Want To Ditch Those Reading Glasses?

Oct. 25, 2005 — -- Like death and taxes, it happens to just about everyone: Presbyopia, or age-related vision loss.

As we age, the lenses of our eyes become thick and stiff, making it harder to focus and see up close. This affects nearly 100 percent of people over age 45, according to the National Library of Medicine.

But rather than wearing reading glasses, many middle-aged and older adults are exploring options from special contact lenses to surgery, said Dr. Deepinder K. Dhaliwal, chief of the Refractive Eye Surgery Department at the University of Pittsburgh Medical Center.

"There is a lot of motivation to turn back the clock, people are more active and they feel young and want to look young," says Dhaliwal. "They don't want to assume the role of an older person. Everyone calls them 'granny glasses' -- that's something patients don't want to do."

But, first off, if you're starting to notice that it's difficult to see up close, it's time for an eye exam, said Dr. Susan MacDonald, director of Comprehensive Ophthalmology at the Lahey Clinic Medical Center in Burlington, Mass.

"You need to get a thorough eye exam to make sure there's no other issue, because this can be a sign of an eye disease or a sign of a systemic disease such as diabetes," MacDonald said.

Simple Solutions

If the exam reveals no other problems but presbyopia, it's time to discuss treatment options, she said. The first and simplest solution is reading glasses, which can be purchased at pharmacies. There are also bifocal lenses for people who already wear eyeglasses for distance vision.

However, this option doesn't work well for people who dislike glasses or who need to see up close without glasses, Dhaliwal noted.

"It's frustrating for women especially because they can no longer put on eye makeup and see the little things that you used to see," she said.

In that case, the next step is to wear a single contact lens for "monovision." All people have a dominant eye, and just like being left-handed or right-handed, it's typically the right eye. It's naturally set for distance viewing.

So, if a person has good distance vision, placing a contact lens in the non-dominant eye that focuses on close-up vision will allow them to see both near and far. It takes some time for the eyes to get used to this new way of seeing, noted Dr. Barrie Soloway, director of Vision Correction at New York City's Eye and Ear Infirmary.

"Some patients, they'll put (the contact lens) in and say, 'This is making me dizzy.' But monovision tends to get better over time. We have the best supercomputer in the world behind our eyes. If you can let the brain forget that it sees strange, it will process out all that bad stuff," Soloway said.

Still, if that's not a desirable option, there are several surgeries a patient can consider. One of the most widely used is conductive keratoplasty surgery, a short, safe procedure that involves applying radio frequency energy applied to the eye to shrink the collagen in the cornea, or the clear outer covering of the lens and pupil.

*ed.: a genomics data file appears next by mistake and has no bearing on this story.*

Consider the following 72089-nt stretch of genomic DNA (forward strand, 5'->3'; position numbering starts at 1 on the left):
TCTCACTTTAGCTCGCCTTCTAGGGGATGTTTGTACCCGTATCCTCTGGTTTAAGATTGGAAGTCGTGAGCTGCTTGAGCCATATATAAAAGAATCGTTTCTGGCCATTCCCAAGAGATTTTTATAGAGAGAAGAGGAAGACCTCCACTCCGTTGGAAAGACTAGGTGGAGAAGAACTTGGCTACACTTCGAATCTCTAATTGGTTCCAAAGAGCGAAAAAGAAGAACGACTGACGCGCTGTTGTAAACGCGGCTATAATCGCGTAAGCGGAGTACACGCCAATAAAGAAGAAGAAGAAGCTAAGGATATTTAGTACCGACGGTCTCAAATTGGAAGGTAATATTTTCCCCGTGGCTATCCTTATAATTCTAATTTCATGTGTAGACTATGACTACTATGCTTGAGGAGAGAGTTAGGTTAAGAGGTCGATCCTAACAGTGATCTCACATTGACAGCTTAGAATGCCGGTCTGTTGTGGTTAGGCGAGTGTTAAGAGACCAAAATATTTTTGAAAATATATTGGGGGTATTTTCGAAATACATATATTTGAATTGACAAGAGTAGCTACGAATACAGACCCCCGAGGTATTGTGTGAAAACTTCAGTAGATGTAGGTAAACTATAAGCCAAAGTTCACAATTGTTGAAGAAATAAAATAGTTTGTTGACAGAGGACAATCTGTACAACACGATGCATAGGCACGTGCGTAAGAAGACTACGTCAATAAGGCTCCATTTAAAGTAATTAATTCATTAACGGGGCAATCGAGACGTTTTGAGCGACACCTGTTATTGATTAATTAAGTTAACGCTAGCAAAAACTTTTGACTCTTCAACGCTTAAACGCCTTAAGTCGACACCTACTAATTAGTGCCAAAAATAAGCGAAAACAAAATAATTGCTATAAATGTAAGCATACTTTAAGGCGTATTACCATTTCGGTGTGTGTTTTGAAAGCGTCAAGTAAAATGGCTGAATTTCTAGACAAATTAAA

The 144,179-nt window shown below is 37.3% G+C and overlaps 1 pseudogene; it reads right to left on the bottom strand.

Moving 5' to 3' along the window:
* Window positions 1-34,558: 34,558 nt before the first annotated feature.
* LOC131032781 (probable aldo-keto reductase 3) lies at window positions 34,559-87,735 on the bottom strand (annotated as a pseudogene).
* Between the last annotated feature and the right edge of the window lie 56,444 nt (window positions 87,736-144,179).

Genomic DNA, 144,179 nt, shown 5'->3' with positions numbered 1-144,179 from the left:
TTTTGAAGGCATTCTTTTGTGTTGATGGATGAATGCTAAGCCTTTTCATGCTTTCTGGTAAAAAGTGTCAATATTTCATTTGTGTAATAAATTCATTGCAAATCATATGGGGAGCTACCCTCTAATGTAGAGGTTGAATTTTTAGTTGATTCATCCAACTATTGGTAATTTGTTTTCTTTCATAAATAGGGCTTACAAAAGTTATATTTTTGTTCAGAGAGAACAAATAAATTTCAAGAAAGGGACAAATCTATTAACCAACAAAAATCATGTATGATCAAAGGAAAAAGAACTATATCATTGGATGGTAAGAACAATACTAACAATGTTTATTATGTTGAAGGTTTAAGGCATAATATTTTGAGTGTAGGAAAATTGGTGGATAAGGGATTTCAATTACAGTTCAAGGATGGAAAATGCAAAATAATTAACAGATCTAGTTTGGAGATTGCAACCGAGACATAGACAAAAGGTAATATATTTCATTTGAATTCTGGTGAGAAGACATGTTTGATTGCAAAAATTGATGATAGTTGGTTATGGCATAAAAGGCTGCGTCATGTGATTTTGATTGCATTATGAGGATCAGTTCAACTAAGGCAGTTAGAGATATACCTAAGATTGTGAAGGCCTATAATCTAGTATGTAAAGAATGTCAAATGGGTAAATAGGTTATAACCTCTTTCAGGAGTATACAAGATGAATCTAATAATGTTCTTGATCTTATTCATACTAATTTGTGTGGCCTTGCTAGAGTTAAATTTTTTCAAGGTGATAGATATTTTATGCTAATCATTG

Doing so steepens the surface of the cornea, bending the light beams that hit the eye, which allows the eye to focus up close.

Like Botox for wrinkles, "CK is something that may have to be repeated, but it does have good results," MacDonald said.

Artificial Lenses

A more invasive option is a "lensectomy," where the stiff lens is removed and replaced with an artificial one. This is already done for people who develop cataracts, or cloudy lenses, another common eye condition among older adults. New but expensive "multi-focal" lenses allow for both distance and near vision.

"This can be done on patients who don't have cataracts, but the risk-benefit ratio becomes an issue. You're doing a lens-based surgery, with the potential problems of infection," said Soloway, noting that the risk is low, but still something to consider.

Still, Dhaliwal said that it's often an appealing option for people who have presbyopia and the income to afford the surgery, which can cost about $4,000 to $5,000 for each eye. Not only will they never need surgery for cataracts, they'll also be able to see up close and at a distance.

"This is becoming much more popular. People have disposable income more and more often and they want the freedom and the option," she said.

In the coming years, other surgical options may become widely available, such as the insertion of implants in the sclera, or the white part of the eye. This, in theory, relaxes the muscles that control the lens, allowing it to focus. This method is still undergoing testing in clinical trials.

In the meantime, before you consider any eye surgery, MacDonald says it's important to know your surgeon's track record.

"It's surgery and anytime we're operating on your eye, we're putting your eye at risk," MacDonald said. "It's something to have a really lengthy discussion with your surgeon about. Questions of whether they're monitoring the outcomes of their patients, how long they've been doing surgery, and the success rate."